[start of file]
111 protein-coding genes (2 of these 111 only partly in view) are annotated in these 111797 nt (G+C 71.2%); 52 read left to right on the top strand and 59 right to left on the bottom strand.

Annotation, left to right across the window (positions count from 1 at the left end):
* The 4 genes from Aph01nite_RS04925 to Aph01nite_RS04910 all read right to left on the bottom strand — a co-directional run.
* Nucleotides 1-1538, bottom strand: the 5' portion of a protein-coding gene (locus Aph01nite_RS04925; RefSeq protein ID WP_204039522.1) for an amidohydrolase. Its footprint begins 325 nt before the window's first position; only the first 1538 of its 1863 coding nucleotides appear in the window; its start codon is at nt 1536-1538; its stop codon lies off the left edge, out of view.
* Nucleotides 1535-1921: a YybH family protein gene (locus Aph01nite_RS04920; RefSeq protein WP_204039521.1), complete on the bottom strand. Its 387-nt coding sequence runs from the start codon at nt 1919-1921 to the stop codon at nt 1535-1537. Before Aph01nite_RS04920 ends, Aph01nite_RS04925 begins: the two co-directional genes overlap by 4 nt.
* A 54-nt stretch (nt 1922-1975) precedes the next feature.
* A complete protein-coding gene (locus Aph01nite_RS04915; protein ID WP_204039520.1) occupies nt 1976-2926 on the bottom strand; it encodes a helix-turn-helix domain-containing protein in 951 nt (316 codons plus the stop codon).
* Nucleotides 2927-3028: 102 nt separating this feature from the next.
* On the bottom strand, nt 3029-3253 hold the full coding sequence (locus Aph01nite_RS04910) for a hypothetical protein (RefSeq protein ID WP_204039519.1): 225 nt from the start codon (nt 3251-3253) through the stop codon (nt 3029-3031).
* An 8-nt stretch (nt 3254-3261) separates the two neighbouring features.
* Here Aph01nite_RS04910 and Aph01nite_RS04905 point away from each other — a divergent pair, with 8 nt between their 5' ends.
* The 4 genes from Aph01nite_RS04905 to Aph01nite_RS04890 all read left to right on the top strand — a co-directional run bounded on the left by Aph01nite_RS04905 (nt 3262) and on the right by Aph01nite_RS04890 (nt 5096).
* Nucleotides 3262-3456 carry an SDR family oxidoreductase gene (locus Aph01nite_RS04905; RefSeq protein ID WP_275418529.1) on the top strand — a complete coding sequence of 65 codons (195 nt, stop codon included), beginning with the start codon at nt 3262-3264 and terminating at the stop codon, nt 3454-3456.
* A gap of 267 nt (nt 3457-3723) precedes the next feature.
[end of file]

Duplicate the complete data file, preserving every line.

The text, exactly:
111 protein-coding genes (2 of these 111 only partly in view) are annotated in these 111797 nt (G+C 71.2%); 52 read left to right on the top strand and 59 right to left on the bottom strand.

Annotation, left to right across the window (positions count from 1 at the left end):
* The 4 genes from Aph01nite_RS04925 to Aph01nite_RS04910 all read right to left on the bottom strand — a co-directional run.
* Nucleotides 1-1538, bottom strand: the 5' portion of a protein-coding gene (locus Aph01nite_RS04925; RefSeq protein ID WP_204039522.1) for an amidohydrolase. Its footprint begins 325 nt before the window's first position; only the first 1538 of its 1863 coding nucleotides appear in the window; its start codon is at nt 1536-1538; its stop codon lies off the left edge, out of view.
* Nucleotides 1535-1921: a YybH family protein gene (locus Aph01nite_RS04920; RefSeq protein WP_204039521.1), complete on the bottom strand. Its 387-nt coding sequence runs from the start codon at nt 1919-1921 to the stop codon at nt 1535-1537. Before Aph01nite_RS04920 ends, Aph01nite_RS04925 begins: the two co-directional genes overlap by 4 nt.
* A 54-nt stretch (nt 1922-1975) precedes the next feature.
* A complete protein-coding gene (locus Aph01nite_RS04915; protein ID WP_204039520.1) occupies nt 1976-2926 on the bottom strand; it encodes a helix-turn-helix domain-containing protein in 951 nt (316 codons plus the stop codon).
* Nucleotides 2927-3028: 102 nt separating this feature from the next.
* On the bottom strand, nt 3029-3253 hold the full coding sequence (locus Aph01nite_RS04910) for a hypothetical protein (RefSeq protein ID WP_204039519.1): 225 nt from the start codon (nt 3251-3253) through the stop codon (nt 3029-3031).
* An 8-nt stretch (nt 3254-3261) separates the two neighbouring features.
* Here Aph01nite_RS04910 and Aph01nite_RS04905 point away from each other — a divergent pair, with 8 nt between their 5' ends.
* The 4 genes from Aph01nite_RS04905 to Aph01nite_RS04890 all read left to right on the top strand — a co-directional run bounded on the left by Aph01nite_RS04905 (nt 3262) and on the right by Aph01nite_RS04890 (nt 5096).
* Nucleotides 3262-3456 carry an SDR family oxidoreductase gene (locus Aph01nite_RS04905; RefSeq protein ID WP_275418529.1) on the top strand — a complete coding sequence of 65 codons (195 nt, stop codon included), beginning with the start codon at nt 3262-3264 and terminating at the stop codon, nt 3454-3456.
* A gap of 267 nt (nt 3457-3723) precedes the next feature.